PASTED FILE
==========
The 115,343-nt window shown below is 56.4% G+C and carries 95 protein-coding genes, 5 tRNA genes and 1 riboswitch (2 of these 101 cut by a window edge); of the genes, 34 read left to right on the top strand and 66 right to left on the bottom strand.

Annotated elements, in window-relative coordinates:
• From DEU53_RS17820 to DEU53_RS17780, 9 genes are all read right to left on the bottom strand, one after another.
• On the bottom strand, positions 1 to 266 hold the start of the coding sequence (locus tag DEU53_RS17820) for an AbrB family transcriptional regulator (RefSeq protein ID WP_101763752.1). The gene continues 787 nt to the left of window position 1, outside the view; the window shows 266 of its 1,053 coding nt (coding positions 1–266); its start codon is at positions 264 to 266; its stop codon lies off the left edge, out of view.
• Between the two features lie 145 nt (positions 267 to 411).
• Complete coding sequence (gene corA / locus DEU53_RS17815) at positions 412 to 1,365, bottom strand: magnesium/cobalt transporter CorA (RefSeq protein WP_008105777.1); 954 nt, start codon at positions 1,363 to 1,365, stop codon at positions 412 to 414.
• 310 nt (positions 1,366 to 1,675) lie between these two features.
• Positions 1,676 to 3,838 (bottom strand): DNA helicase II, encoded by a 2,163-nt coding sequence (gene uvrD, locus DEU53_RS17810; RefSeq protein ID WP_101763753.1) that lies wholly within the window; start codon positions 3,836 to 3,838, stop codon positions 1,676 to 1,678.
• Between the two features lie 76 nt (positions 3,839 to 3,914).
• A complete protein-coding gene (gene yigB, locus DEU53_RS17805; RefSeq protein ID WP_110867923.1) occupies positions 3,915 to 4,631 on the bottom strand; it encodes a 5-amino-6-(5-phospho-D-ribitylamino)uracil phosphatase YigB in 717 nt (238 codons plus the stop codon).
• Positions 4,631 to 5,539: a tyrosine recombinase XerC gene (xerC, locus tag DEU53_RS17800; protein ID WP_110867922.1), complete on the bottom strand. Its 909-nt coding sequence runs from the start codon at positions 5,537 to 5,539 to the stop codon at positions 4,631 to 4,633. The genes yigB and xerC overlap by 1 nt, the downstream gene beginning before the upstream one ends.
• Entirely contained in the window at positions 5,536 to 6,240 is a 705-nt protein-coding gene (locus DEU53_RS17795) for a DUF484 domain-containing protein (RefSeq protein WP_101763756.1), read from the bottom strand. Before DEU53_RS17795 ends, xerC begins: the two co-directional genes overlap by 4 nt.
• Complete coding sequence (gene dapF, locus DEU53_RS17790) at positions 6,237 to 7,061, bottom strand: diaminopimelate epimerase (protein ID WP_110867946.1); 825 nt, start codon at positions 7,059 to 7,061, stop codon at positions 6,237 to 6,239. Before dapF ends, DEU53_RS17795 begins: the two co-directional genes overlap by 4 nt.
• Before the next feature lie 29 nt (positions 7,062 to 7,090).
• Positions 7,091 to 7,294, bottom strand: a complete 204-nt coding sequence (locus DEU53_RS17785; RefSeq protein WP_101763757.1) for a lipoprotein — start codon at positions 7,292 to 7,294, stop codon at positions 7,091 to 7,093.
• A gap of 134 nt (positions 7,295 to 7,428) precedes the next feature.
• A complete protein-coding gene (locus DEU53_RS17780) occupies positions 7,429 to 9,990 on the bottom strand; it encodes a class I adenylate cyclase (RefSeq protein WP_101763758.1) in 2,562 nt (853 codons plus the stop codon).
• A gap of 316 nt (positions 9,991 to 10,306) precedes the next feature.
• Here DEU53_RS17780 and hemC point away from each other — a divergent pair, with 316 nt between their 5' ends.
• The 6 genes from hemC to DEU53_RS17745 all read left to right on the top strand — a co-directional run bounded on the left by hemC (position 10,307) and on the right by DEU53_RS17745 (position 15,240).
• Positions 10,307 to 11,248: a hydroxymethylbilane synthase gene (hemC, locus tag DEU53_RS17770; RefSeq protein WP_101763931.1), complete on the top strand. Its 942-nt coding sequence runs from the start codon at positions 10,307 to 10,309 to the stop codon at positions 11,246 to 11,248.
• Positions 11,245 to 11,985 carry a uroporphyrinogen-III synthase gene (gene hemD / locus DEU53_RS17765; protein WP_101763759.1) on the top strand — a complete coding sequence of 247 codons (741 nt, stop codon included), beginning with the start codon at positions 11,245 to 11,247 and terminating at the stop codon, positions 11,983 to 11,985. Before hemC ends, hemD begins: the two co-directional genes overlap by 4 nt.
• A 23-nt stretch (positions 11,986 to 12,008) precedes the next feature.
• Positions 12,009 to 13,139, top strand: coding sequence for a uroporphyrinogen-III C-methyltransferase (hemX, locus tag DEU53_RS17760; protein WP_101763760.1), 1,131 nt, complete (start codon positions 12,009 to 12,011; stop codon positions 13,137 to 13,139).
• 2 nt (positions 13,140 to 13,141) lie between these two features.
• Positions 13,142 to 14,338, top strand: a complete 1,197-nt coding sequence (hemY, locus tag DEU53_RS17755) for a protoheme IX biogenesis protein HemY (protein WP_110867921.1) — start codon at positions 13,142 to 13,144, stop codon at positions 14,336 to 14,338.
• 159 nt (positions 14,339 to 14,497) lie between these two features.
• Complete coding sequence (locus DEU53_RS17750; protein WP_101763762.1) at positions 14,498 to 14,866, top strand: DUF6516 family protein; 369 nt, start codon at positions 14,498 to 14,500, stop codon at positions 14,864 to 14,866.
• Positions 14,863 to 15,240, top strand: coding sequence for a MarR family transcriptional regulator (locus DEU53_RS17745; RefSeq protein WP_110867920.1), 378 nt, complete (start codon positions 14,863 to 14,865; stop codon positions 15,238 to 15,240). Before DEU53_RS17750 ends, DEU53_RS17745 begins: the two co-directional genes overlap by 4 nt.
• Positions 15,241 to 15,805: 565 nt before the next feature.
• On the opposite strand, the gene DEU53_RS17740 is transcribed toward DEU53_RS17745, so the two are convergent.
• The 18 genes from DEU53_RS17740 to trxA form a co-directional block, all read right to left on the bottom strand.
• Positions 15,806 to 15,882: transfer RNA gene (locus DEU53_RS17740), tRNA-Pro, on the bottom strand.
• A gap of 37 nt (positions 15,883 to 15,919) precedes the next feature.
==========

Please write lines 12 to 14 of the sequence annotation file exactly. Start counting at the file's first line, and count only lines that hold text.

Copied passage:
• Entirely contained in the window at positions 5,536 to 6,240 is a 705-nt protein-coding gene (locus DEU53_RS17795) for a DUF484 domain-containing protein (RefSeq protein WP_101763756.1), read from the bottom strand. Before DEU53_RS17795 ends, xerC begins: the two co-directional genes overlap by 4 nt.
• Complete coding sequence (gene dapF, locus DEU53_RS17790) at positions 6,237 to 7,061, bottom strand: diaminopimelate epimerase (protein ID WP_110867946.1); 825 nt, start codon at positions 7,059 to 7,061, stop codon at positions 6,237 to 6,239. Before dapF ends, DEU53_RS17795 begins: the two co-directional genes overlap by 4 nt.
• Before the next feature lie 29 nt (positions 7,062 to 7,090).